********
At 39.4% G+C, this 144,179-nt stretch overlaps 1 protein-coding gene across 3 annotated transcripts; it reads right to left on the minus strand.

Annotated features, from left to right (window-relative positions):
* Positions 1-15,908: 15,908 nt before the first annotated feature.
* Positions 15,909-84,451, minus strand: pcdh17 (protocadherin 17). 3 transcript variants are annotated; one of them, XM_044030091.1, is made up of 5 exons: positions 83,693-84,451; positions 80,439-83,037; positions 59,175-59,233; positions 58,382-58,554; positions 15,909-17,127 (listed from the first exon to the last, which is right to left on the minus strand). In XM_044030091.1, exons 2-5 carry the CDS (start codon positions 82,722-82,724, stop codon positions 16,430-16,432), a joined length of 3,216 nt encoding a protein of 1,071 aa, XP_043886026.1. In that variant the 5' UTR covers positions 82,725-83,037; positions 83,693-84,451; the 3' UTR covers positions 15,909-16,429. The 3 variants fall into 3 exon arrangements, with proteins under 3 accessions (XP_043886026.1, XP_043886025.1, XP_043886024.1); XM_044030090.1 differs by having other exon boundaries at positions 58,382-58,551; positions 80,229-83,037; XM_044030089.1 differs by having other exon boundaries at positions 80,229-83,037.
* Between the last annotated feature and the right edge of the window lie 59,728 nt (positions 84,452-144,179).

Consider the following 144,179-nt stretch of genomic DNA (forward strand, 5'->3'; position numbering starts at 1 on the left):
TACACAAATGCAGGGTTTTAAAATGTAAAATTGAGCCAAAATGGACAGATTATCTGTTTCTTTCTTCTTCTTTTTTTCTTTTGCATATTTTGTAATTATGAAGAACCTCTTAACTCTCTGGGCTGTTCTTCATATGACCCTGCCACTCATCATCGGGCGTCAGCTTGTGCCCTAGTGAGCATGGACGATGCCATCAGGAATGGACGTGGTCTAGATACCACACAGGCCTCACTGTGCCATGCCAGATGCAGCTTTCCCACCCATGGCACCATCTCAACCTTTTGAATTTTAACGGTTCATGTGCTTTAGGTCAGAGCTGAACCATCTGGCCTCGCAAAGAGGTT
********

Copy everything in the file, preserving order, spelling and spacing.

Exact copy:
At 39.4% G+C, this 144,179-nt stretch overlaps 1 protein-coding gene across 3 annotated transcripts; it reads right to left on the minus strand.

Annotated features, from left to right (window-relative positions):
* Positions 1-15,908: 15,908 nt before the first annotated feature.
* Positions 15,909-84,451, minus strand: pcdh17 (protocadherin 17). 3 transcript variants are annotated; one of them, XM_044030091.1, is made up of 5 exons: positions 83,693-84,451; positions 80,439-83,037; positions 59,175-59,233; positions 58,382-58,554; positions 15,909-17,127 (listed from the first exon to the last, which is right to left on the minus strand). In XM_044030091.1, exons 2-5 carry the CDS (start codon positions 82,722-82,724, stop codon positions 16,430-16,432), a joined length of 3,216 nt encoding a protein of 1,071 aa, XP_043886026.1. In that variant the 5' UTR covers positions 82,725-83,037; positions 83,693-84,451; the 3' UTR covers positions 15,909-16,429. The 3 variants fall into 3 exon arrangements, with proteins under 3 accessions (XP_043886026.1, XP_043886025.1, XP_043886024.1); XM_044030090.1 differs by having other exon boundaries at positions 58,382-58,551; positions 80,229-83,037; XM_044030089.1 differs by having other exon boundaries at positions 80,229-83,037.
* Between the last annotated feature and the right edge of the window lie 59,728 nt (positions 84,452-144,179).

Consider the following 144,179-nt stretch of genomic DNA (forward strand, 5'->3'; position numbering starts at 1 on the left):
TACACAAATGCAGGGTTTTAAAATGTAAAATTGAGCCAAAATGGACAGATTATCTGTTTCTTTCTTCTTCTTTTTTTCTTTTGCATATTTTGTAATTATGAAGAACCTCTTAACTCTCTGGGCTGTTCTTCATATGACCCTGCCACTCATCATCGGGCGTCAGCTTGTGCCCTAGTGAGCATGGACGATGCCATCAGGAATGGACGTGGTCTAGATACCACACAGGCCTCACTGTGCCATGCCAGATGCAGCTTTCCCACCCATGGCACCATCTCAACCTTTTGAATTTTAACGGTTCATGTGCTTTAGGTCAGAGCTGAACCATCTGGCCTCGCAAAGAGGTT